660 white crosses to adorn American Legion post lawn

660 white crosses to adorn American Legion post lawn

The lawn outside of American Legion Post 141 in Howell, Mich., laid bare until Oct. 3. That’s when Post 141 Legion Riders began putting up 22 white crosses a day – the number of veterans who die by suicide a day nationwide.

The Riders are putting up crosses for 30 days. On the final day, 660 white crosses will adorn the outside of American Legion Post 141.

“Most civilians are not aware of how bad the veteran suicide problem really is,” said Jon Luker, Legion Rider of Post 141. “So people can watch that field of crosses grow and hopefully get an idea from it that there are just way too many veterans losing hope.”

This is the first year for Post 141 to display the crosses. The campaign to bring awareness to the growing rate of veteran suicides through the white crosses was started over five years ago by the founders of the Veterans Refuge Network in Ypsilanti, Mich. When the Veterans Refuge Network stopped displaying the crosses, Luker asked for and received ownership of them.

The crosses were in need of replacement which resulted in Post 141 Legion Riders becoming the “inspiration for bringing (the crosses) to the post,” Luker said.

A youth group at a local church in Howell are helping to rebuild and paint new crosses. It’s there that Legion Riders came to assist the youth when they learned what the crosses were for. “They said, ‘Hey, let’s put these outside of our post,’” Luker said. “So about six of us Legion Riders have now been showing up every morning at 10 a.m. to put out 22 more crosses.”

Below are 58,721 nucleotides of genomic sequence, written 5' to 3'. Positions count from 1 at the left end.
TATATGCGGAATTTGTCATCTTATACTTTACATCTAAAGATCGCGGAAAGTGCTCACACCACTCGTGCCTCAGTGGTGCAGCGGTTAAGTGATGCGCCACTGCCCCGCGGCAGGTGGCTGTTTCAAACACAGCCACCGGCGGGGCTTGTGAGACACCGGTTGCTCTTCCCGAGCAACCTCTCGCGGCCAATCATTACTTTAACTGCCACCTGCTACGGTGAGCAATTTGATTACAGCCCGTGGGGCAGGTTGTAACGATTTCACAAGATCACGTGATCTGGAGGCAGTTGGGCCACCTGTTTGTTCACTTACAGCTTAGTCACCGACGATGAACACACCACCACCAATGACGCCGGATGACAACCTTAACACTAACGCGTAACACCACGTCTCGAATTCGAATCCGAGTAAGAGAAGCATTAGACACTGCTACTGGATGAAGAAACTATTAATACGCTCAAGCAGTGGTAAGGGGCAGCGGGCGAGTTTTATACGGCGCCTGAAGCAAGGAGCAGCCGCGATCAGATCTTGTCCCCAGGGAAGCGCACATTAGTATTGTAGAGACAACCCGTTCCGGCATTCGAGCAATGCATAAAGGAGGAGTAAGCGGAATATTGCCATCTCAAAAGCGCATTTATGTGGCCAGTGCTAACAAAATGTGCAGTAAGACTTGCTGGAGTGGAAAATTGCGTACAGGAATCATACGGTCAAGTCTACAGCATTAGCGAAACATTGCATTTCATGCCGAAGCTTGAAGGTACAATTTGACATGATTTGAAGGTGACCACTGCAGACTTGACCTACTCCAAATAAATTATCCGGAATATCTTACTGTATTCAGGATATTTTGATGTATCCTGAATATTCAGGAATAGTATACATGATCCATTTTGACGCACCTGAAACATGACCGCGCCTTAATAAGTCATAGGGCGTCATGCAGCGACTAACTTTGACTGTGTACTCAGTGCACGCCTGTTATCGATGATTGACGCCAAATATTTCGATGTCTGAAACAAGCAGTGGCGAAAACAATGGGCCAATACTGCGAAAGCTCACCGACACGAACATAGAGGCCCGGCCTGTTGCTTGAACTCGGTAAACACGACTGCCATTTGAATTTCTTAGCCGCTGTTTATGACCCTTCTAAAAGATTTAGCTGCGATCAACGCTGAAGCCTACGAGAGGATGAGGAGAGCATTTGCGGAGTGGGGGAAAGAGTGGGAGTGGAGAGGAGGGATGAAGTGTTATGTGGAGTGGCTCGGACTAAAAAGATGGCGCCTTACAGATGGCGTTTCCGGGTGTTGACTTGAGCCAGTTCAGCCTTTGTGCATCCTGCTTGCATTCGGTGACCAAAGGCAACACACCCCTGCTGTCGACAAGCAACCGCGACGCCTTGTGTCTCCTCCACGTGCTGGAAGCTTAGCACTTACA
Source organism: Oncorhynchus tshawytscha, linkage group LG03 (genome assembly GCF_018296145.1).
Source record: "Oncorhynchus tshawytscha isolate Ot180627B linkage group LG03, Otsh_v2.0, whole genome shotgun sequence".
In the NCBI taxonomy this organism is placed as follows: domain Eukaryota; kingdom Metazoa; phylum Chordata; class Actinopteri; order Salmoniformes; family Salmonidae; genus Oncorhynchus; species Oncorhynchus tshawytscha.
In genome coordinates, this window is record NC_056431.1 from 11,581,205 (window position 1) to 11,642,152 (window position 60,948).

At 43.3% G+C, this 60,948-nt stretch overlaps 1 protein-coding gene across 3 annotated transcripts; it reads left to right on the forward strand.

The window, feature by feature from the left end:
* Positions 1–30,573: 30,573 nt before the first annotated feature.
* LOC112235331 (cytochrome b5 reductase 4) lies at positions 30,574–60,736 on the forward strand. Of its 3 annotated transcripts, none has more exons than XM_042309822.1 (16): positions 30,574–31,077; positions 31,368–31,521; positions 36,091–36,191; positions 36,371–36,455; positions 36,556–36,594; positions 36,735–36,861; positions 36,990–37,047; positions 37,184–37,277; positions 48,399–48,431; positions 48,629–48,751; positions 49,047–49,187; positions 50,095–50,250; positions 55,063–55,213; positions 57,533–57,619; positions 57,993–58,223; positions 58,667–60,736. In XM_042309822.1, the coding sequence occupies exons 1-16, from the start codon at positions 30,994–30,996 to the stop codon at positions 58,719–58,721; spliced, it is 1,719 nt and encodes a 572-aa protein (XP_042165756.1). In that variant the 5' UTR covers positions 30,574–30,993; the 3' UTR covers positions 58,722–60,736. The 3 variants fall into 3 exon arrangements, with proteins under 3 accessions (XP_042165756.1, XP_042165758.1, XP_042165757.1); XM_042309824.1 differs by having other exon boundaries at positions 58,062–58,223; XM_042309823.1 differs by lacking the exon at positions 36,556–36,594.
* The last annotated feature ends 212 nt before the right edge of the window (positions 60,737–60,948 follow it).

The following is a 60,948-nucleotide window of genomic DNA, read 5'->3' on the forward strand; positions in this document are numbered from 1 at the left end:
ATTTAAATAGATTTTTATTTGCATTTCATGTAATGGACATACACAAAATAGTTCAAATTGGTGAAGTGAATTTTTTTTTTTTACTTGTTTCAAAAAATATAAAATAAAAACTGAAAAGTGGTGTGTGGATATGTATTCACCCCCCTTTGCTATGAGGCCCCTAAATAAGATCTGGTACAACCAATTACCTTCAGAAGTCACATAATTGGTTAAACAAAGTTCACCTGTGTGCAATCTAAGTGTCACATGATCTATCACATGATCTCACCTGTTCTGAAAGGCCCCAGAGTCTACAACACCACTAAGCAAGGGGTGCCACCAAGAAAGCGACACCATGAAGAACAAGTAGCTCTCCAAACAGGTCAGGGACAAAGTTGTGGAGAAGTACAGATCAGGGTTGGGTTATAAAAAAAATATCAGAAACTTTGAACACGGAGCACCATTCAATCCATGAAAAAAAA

People driving by the post also will stop to see what the crosses are about and ask to put one up for someone they lost.

“It’s heartbreaking,” said Luker, an Army veteran who served in Panama. “I’ve been close to in that situation myself and I think of all of the things that I’ve been able to experience because I didn’t die. Think of all of the things those veterans aren’t going to experience because they did. I got the help I needed in time."

A few spotlights shine on the crosses to keep the reminder visible even in the dark.

“When you see the field of crosses relentlessly growing every day, every day, every day, for an entire month, that starts to give you a visual impact and that this problem is not just going to go away. That we’re going to have to actually engage it and do something in order for it to not keep growing relentlessly. As shown by the crosses.”